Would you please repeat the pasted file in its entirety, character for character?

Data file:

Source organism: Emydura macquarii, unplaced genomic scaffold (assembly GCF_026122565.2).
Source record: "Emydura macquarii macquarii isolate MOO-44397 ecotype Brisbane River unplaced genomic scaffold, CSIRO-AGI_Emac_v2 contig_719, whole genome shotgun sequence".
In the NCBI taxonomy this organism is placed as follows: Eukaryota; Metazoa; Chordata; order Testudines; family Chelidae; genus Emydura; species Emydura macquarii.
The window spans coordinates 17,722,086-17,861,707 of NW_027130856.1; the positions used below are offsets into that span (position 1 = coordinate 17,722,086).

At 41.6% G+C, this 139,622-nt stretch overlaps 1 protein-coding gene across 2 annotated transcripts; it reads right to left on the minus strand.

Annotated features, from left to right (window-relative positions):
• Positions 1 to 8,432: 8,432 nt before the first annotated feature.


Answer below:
Source organism: Emydura macquarii, unplaced genomic scaffold (assembly GCF_026122565.2).
Source record: "Emydura macquarii macquarii isolate MOO-44397 ecotype Brisbane River unplaced genomic scaffold, CSIRO-AGI_Emac_v2 contig_719, whole genome shotgun sequence".
In the NCBI taxonomy this organism is placed as follows: Eukaryota; Metazoa; Chordata; order Testudines; family Chelidae; genus Emydura; species Emydura macquarii.
The window spans coordinates 17,722,086-17,861,707 of NW_027130856.1; the positions used below are offsets into that span (position 1 = coordinate 17,722,086).

At 41.6% G+C, this 139,622-nt stretch overlaps 1 protein-coding gene across 2 annotated transcripts; it reads right to left on the minus strand.

Annotated features, from left to right (window-relative positions):
• Positions 1 to 8,432: 8,432 nt before the first annotated feature.